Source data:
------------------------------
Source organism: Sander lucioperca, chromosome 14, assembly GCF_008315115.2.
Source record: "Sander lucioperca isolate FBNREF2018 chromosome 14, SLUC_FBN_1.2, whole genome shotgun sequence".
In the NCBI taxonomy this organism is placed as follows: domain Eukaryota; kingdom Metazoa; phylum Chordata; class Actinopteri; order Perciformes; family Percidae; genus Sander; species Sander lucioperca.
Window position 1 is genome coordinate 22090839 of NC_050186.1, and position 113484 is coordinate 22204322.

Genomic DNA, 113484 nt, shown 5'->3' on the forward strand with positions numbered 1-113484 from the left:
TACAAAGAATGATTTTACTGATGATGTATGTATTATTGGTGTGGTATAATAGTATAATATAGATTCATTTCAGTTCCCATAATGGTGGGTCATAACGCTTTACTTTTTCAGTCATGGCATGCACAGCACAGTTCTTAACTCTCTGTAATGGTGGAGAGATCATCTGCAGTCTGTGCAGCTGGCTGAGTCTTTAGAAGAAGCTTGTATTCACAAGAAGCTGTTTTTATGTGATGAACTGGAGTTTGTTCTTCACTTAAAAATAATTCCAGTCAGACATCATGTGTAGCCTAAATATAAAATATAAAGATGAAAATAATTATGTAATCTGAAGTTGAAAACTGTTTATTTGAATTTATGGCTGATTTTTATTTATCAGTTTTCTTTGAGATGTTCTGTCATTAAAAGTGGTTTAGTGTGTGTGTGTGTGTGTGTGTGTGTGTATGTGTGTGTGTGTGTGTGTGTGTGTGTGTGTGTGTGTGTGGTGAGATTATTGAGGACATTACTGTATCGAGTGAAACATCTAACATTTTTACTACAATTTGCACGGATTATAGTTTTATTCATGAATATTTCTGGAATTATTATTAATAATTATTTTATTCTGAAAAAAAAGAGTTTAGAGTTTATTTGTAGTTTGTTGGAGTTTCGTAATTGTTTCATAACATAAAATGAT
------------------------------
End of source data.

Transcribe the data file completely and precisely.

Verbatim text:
Source organism: Sander lucioperca, chromosome 14, assembly GCF_008315115.2.
Source record: "Sander lucioperca isolate FBNREF2018 chromosome 14, SLUC_FBN_1.2, whole genome shotgun sequence".
In the NCBI taxonomy this organism is placed as follows: domain Eukaryota; kingdom Metazoa; phylum Chordata; class Actinopteri; order Perciformes; family Percidae; genus Sander; species Sander lucioperca.
Window position 1 is genome coordinate 22090839 of NC_050186.1, and position 113484 is coordinate 22204322.

Genomic DNA, 113484 nt, shown 5'->3' on the forward strand with positions numbered 1-113484 from the left:
TACAAAGAATGATTTTACTGATGATGTATGTATTATTGGTGTGGTATAATAGTATAATATAGATTCATTTCAGTTCCCATAATGGTGGGTCATAACGCTTTACTTTTTCAGTCATGGCATGCACAGCACAGTTCTTAACTCTCTGTAATGGTGGAGAGATCATCTGCAGTCTGTGCAGCTGGCTGAGTCTTTAGAAGAAGCTTGTATTCACAAGAAGCTGTTTTTATGTGATGAACTGGAGTTTGTTCTTCACTTAAAAATAATTCCAGTCAGACATCATGTGTAGCCTAAATATAAAATATAAAGATGAAAATAATTATGTAATCTGAAGTTGAAAACTGTTTATTTGAATTTATGGCTGATTTTTATTTATCAGTTTTCTTTGAGATGTTCTGTCATTAAAAGTGGTTTAGTGTGTGTGTGTGTGTGTGTGTGTGTGTATGTGTGTGTGTGTGTGTGTGTGTGTGTGTGTGTGTGTGTGGTGAGATTATTGAGGACATTACTGTATCGAGTGAAACATCTAACATTTTTACTACAATTTGCACGGATTATAGTTTTATTCATGAATATTTCTGGAATTATTATTAATAATTATTTTATTCTGAAAAAAAAGAGTTTAGAGTTTATTTGTAGTTTGTTGGAGTTTCGTAATTGTTTCATAACATAAAATGAT